Join Dennis Taylor for an in-depth discussion in this video Split unusual date formats into columns, part of Excel 2016: Cleaning Up Your Data.
- [Instructor] Sometimes when you get information…from other sources,…the dates are put in in an unusual way…and sometimes incompletely.…For example, in this worksheet called DateFormats…in our chapter three file,…we've got some entries in column A, also in column C,…that are similar, they're in reverse order.…They've got month and year…but not a day associated with them.…And over in column E we've got all three of them…but in a different layout.…The key to converting these many times…is a combination of using a function called DATE…as displayed in this generic form here in cell B1…and also some of the text functions,…like left and right,…that allow us to extract data from the left side…or right side of a cell.…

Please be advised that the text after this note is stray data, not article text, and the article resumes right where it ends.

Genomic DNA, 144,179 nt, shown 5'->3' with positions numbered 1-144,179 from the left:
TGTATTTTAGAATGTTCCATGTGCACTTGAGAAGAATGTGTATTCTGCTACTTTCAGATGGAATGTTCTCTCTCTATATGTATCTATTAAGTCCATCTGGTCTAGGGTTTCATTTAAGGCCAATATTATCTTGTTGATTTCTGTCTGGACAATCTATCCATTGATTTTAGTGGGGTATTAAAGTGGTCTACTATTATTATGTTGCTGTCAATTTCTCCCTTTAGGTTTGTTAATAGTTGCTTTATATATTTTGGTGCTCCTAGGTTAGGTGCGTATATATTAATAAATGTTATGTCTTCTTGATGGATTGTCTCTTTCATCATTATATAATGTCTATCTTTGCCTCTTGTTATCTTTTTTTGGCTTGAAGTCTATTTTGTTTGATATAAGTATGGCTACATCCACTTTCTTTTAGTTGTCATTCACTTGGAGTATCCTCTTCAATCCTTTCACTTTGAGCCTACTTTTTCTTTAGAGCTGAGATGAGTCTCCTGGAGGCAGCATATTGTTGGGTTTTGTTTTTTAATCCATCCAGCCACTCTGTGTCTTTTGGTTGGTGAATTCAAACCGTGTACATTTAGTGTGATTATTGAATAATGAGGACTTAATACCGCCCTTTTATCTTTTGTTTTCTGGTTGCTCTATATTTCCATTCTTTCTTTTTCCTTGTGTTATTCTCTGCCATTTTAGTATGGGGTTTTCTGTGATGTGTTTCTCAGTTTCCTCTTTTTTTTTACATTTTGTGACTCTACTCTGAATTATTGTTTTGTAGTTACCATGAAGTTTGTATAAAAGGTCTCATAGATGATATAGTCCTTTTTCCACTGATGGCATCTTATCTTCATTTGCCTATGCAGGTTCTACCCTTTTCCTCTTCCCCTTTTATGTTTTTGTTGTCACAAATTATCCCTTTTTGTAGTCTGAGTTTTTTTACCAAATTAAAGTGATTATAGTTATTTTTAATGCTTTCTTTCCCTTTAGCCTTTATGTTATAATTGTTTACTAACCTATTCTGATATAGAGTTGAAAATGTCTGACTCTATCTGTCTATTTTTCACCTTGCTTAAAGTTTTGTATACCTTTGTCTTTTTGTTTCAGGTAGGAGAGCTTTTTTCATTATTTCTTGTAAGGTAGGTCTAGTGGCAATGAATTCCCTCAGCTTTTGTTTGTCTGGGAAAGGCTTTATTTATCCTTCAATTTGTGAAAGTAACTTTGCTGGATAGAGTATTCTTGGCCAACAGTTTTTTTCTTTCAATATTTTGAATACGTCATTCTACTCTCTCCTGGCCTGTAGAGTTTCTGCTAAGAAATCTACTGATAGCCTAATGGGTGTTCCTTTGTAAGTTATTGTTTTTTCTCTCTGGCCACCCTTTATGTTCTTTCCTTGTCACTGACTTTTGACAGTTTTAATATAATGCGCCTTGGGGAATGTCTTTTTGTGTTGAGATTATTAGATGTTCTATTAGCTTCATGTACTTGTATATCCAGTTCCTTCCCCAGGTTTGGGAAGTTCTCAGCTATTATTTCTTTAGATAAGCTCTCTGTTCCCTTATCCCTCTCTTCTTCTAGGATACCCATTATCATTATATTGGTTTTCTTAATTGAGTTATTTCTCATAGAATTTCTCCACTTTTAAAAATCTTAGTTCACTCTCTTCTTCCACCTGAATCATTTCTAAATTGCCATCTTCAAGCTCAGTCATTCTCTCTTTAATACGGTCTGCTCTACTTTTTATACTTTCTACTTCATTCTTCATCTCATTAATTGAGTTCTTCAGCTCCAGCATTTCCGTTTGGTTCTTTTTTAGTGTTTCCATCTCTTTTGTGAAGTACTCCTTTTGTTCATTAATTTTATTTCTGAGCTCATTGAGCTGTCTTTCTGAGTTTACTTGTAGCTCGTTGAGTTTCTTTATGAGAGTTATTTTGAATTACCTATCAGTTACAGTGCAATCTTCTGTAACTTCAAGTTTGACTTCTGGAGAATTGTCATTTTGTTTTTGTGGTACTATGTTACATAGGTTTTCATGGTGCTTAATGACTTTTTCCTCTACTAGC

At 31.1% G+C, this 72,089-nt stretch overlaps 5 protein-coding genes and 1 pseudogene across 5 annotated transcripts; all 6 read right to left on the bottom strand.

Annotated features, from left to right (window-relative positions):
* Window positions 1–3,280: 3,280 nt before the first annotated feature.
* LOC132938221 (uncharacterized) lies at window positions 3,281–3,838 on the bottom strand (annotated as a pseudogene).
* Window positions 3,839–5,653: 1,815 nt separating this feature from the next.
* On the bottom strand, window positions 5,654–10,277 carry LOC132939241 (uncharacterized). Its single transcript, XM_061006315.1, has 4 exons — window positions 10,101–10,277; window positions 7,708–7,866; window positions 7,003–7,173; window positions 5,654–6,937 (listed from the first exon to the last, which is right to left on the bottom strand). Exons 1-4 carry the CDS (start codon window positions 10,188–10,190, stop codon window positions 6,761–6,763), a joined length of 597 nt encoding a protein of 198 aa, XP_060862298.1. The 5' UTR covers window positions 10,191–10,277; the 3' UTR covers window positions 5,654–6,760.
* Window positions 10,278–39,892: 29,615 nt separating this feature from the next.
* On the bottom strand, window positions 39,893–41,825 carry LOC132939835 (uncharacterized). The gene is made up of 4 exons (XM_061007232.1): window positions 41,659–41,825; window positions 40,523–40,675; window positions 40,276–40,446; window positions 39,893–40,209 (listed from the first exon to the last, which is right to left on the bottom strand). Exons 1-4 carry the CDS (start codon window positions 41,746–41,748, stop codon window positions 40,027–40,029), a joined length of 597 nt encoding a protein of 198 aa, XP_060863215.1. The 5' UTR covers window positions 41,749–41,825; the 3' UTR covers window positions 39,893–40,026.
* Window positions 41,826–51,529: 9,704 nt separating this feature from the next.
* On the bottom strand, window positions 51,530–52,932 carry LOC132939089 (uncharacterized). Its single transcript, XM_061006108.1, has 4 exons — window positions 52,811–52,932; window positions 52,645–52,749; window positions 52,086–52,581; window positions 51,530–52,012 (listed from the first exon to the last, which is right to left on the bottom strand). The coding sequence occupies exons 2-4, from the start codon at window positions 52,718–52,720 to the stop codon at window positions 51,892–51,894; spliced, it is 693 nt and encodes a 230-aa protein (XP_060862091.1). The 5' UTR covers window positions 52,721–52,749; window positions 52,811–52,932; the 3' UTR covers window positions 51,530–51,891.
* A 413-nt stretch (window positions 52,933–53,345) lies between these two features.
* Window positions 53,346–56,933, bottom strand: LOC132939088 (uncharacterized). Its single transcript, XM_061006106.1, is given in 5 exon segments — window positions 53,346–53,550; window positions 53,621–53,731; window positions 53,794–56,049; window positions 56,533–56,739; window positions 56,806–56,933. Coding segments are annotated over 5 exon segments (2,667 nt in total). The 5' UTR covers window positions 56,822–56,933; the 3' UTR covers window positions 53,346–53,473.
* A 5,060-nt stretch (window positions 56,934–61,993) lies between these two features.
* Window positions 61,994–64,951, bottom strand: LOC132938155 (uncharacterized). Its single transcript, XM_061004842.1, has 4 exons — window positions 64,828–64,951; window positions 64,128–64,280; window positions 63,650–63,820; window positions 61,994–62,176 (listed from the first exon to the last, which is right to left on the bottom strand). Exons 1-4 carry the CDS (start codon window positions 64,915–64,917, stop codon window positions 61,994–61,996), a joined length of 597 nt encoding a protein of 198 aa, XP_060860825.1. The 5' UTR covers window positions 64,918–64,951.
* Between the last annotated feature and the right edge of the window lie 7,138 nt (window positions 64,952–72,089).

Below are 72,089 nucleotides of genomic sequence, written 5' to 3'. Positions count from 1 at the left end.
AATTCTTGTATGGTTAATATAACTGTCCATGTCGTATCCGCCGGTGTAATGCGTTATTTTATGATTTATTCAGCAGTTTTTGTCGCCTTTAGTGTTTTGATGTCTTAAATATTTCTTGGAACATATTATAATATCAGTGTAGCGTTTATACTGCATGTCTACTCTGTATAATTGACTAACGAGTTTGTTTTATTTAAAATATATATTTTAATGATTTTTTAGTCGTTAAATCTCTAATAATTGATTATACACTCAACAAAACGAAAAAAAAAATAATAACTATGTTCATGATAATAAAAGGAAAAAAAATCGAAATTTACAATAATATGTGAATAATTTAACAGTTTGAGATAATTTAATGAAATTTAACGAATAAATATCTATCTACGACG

So, in cell B2, we want to construct,…using the DATE function and some other text functions,…a viable date,…so that we can actually work with it…in formulas and also in formatting as we work with Excel.…Dates like this we can't do a lot with…in any kind of computational sense.…So, let's convert this into a date that's workable.…
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- Moving and inserting rows and columns of data with a simple drag
- Replacing data at the character level
- Converting dates with text functions
- Converting text data to values
- Using the CONCAT and TEXTJOIN functions to combine data
- Splitting data into columns via the Text to Columns feature
- Using Flash Fill for faster combining and splitting
- Checking and correcting spelling mistakes